All this behaviour can be explained from an evolutionary perspective. This is where, my training, as a biologist kicks in. Men and women are 'programmed' to pursue different reproductive strategies. For men, dispersing the seed wide and far makes sense. Men are able to produce many children with different women if so favoured; the 'quality' of the women concerned is not paramount- for men, evolution demands quantity. Women are in a contrary position. Their eggs represent a scarce and precious resource. If pregnant, they are indisposed for 9 months and after the birth, they have to invest at least 15 years in their offspring. Children (modern children), are expensive financially but also in terms of 'energy, resource investment'. Therefore, a women's best strategy is to secure a 'high tier' man. An attractive man is oft endowed with a plethora of other desirable genetic factors. For high tier women, on the attractiveness scale, obtaining a top tier man who is willing to support their offspring is achievable. In contrast, consider, the options befitting low tier women. For them, they can reproduce with a high-status man but are unlikely to achieve investment stability. Therefore, it behoves these women to share their genes with these men, even if they can't get them to invest. So, their second-best strategy is to mate with a 'Chad' and thereafter seek a lower-tier man to provide long-term investment. As an example, look at the percentage of single mothers on dating apps. This is often the best way a lower-tier man can achieve sex, even at the cost of raising another man's child- this is, for a man, of poor genetic stock, not ideal from an evolutionary perspective. But what choice do they have?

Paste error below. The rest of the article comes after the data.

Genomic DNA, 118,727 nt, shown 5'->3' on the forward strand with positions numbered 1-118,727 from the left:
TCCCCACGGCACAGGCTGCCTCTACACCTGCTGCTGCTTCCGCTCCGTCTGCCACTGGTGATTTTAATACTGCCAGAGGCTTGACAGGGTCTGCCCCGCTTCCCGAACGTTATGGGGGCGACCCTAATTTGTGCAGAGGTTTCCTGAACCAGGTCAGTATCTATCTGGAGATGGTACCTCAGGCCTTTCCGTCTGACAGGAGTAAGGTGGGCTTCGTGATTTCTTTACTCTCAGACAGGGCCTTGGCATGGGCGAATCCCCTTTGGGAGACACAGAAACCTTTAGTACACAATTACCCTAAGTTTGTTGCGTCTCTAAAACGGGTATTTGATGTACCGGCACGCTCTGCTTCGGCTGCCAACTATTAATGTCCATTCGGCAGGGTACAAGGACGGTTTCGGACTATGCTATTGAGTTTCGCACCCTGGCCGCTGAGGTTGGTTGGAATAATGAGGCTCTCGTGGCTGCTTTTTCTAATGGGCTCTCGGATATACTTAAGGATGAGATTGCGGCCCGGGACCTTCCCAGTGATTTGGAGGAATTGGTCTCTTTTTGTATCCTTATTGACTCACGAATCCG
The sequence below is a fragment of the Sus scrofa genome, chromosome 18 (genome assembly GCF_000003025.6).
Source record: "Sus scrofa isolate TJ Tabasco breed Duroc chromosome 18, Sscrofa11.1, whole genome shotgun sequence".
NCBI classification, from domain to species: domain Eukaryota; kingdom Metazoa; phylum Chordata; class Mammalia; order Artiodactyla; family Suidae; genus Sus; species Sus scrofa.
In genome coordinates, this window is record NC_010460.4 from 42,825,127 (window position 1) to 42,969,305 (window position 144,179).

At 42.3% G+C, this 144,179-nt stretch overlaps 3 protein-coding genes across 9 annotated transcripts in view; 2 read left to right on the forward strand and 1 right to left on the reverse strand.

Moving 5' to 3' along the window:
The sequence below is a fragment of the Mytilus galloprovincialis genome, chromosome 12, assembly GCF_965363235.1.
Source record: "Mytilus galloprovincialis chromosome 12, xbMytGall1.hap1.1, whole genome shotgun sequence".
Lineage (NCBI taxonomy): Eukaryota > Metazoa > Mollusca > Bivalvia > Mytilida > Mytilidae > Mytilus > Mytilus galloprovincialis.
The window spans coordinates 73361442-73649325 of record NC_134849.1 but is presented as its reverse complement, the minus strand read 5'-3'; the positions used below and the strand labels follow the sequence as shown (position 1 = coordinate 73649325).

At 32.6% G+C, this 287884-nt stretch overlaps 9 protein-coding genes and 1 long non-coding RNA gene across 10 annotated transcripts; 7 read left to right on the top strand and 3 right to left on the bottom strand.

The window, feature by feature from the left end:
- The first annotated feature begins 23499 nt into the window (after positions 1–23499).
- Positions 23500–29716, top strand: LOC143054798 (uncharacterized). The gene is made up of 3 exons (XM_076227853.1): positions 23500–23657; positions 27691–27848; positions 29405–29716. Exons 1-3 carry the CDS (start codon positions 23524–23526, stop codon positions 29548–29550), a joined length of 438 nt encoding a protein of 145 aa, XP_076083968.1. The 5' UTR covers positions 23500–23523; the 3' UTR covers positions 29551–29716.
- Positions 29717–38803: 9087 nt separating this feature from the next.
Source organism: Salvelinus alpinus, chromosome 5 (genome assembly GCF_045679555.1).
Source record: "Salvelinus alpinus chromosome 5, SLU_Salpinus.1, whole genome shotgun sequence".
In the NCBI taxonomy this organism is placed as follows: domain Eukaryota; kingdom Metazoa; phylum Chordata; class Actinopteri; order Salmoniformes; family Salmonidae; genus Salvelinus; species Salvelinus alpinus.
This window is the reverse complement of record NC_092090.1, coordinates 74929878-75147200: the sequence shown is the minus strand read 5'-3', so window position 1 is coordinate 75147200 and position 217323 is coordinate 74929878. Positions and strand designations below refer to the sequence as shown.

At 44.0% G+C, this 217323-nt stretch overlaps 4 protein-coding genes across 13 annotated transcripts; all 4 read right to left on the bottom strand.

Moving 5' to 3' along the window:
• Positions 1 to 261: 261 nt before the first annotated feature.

There is so much more I would like to say on this topic, but the need to not exceed the magic '1000' word limit prevents this. Anyway, I am intrigued to discover what my readership thinks. Also, I'm fascinated as to other folk's dating experiences- let me know in the comments.